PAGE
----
Basic Strength Programme: Squat

Basic Strength Programme - Part 1: Squat  

In today's blogpost, we will be talking about the very common and popular squat exercise.

The squat targets mainly muscles in your lower body such as the quadriceps, hamstrings, glutes, and also require the work of your core and abdominal muscles. In general, squats:

  • promote overall muscle growth, especially in the lower body
  • improve mobility of your lower body
  • strengthen bones and joints (like any other weight training!)

How many times a week should I squat?

Squatting 3 times a week is ideal and necessary to improve your technique. Having someone around to observe that you are following the correct steps to squatting is also helpful. Give yourself at least 2 days of rest between each squat session.


How do I execute a good squat?

Set up and unracking of the barbell

1. Set the bar height at collar bone level

2. Go under the bar and position it across your shoulders. Grip the bar slightly outside of shoulder width.

Note: Your feet should be below the barbell. Keep your feet close (but not touching!), and your knees slightly bent.

3. Stand straight up and take 2 steps away from the rack.

Note: An ideal bar height ensures that when you stand up with the bar, it does not hit any part of the rack.
You also should not need to tip toe.

4. Position your feet just slightly wider than shoulder width.
Angle your toes about 45 degrees outwards.


1. Inhale a mouthful of air into your belly. Keep that air in your belly!

2. Push your hips back (imagine sitting down on a chair) and lower yourself into a squat

3. Maintain balance over the middle of both feet.

4. Lower your hips until your thighs are parallel to the ground.



1. Exhale and stand back up to the starting position.

There you go - a repetition of the squat is complete!

In this video, Ashton demonstrates 1 repetition of the squat.

How do I find the starting weight to work with for squats?

1. Start by warming up with an empty bar. Follow the steps above as closely as possible. Do 8 repetitions with the empty bar.

2. Make small increments to the bar - add 2.5kg or 5kg a side each time. Do  5 repetitions for each warm up .

3. Increase the weight until you are unable to keep your squat form. You may feel yourself losing balance as your body-weight shifts to your heels or toes. You may have difficulty keeping your legs and body straight at ready position.

4. If the weight you are last able to execute a good squat is at 60kg, then 60kg will be the final weight to use for your working sets!

Remember, the purpose of warming up is to kick start your body's engine and increase blood flow throughout, not to tire you out before the actual working sets!

General Strength Template 
Here's a sample program that is perfect for beginners, consisting of 2 squat sessions that you will repeat one after another. 
In the example below, we use 60kg as a starting weight, but do replace this with the weight that you have found on your own.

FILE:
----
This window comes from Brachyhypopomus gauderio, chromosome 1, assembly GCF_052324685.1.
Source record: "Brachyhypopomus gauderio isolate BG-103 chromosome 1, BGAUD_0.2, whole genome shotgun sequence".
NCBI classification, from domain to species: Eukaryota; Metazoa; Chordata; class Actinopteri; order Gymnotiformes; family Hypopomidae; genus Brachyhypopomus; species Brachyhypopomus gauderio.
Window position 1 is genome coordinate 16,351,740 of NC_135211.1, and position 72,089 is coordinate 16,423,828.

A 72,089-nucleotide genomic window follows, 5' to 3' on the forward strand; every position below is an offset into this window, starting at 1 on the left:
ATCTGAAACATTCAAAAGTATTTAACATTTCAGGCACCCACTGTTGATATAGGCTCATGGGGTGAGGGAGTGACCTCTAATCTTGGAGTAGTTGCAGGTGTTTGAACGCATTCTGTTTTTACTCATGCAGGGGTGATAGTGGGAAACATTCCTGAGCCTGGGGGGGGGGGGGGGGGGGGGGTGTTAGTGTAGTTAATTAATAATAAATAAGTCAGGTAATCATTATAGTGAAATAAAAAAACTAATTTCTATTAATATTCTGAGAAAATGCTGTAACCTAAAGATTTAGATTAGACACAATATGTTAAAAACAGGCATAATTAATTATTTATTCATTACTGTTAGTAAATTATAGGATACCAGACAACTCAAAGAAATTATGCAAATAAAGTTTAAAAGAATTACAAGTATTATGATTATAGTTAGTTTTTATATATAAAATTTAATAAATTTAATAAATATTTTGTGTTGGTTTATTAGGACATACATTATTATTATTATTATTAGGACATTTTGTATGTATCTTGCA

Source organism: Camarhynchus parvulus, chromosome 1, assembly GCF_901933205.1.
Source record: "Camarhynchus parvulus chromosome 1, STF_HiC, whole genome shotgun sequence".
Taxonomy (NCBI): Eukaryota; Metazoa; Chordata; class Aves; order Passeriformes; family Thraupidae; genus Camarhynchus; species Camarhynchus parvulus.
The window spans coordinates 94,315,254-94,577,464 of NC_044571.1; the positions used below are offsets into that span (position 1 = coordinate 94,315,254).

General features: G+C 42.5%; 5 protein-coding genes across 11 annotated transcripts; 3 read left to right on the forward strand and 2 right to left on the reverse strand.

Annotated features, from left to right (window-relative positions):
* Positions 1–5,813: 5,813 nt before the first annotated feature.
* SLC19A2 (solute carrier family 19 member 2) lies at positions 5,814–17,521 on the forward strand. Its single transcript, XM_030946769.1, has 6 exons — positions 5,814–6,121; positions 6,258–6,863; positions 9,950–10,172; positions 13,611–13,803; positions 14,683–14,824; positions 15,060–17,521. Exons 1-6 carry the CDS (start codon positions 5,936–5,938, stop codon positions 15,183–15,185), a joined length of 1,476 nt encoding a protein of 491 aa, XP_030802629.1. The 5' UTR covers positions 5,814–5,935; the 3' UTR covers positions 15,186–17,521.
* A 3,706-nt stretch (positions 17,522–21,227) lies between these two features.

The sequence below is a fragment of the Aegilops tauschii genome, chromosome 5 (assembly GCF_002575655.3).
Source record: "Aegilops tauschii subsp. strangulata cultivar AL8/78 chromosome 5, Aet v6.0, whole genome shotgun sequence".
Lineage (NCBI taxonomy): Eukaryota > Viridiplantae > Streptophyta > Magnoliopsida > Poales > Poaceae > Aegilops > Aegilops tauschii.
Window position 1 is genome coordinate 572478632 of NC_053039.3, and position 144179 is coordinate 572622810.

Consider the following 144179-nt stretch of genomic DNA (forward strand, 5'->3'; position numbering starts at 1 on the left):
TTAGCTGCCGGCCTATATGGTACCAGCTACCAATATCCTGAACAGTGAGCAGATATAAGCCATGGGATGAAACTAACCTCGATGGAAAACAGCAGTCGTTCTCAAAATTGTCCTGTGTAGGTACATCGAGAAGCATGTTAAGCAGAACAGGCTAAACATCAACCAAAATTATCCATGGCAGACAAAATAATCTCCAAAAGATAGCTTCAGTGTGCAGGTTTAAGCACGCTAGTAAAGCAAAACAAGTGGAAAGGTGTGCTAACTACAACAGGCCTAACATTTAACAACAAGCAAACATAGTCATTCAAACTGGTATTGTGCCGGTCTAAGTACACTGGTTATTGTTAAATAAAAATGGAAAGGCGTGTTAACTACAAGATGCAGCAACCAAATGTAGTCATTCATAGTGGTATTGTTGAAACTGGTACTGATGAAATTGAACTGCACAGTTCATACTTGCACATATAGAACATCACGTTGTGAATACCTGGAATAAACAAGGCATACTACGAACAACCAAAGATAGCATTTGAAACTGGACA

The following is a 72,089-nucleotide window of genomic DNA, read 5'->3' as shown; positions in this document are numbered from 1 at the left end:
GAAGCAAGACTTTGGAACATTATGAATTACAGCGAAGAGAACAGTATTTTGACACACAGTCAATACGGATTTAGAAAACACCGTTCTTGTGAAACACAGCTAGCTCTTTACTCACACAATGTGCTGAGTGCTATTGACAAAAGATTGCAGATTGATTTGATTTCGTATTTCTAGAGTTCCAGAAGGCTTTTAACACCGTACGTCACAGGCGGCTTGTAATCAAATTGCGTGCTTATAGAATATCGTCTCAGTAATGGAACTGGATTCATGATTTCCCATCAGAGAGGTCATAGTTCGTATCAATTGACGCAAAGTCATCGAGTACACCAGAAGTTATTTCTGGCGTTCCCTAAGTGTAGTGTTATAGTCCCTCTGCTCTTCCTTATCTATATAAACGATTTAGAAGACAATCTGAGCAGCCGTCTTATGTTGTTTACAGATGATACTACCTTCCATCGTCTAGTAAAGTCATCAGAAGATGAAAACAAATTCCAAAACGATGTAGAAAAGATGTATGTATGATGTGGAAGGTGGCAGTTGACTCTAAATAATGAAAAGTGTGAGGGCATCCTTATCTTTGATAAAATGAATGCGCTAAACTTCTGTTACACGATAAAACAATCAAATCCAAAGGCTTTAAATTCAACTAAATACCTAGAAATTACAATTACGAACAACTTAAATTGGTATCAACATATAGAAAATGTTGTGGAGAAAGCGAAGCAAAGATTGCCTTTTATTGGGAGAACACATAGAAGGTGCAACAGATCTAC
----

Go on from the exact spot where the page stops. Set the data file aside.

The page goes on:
Session A Session B
Working Sets(S) X Reps(R) 5S x 4R (60kg) 90% of 60kg

3S x 6R (55kg)

Repeat Sessions A and B every 2 days for 2 weeks. After which, increase the working weight for Session A by 2.5kg, and adjust accordingly for Session B. If you feel confident, you may also increase the working weight after 1 week!

At the end of the day, having proper technique is still key. Keep in mind to follow the instructions above as closely as possible in order to perform a safe and efficient squat.

Always start with an empty bar and do not rush to put on weights. Our emphasis on low repetitions ensure that you focus on building up good form, so put conscious effort into each step from the set up, to the process, and to finish. Learning how to properly perform a squat ensures its effectiveness and that any risks of injuries are reduced.

Use of equipment such as the belt and knee sleeves is not priority, but they enable you to lift safely by functioning as physical cues that remind your body how to brace without straining other muscles. 

What SBD products can I use when squatting?

1. Knee Sleeves

Squatting helps to strengthen bones and improve joint health among many other benefits. Due to its load bearing nature, ensuring your knees stay healthy and pain-free in the process is also important. Click here to learn how SBD knee sleeves help to minimize injury risks by providing support and compression to your knees and joints during squats.


2. 13mm or 10mm Lever Belt 

Squatting requires core strength and stability, both of which can be achieved through having a strong lower back and abdominal muscles. These prevent unnecessary strain from being placed on your back, which can cause injury. Click here to learn how the belt serves as a cue for you to create abdominal pressure in order to perform an efficient squat.

Our next blog post talks about the bench press. Click here to read!


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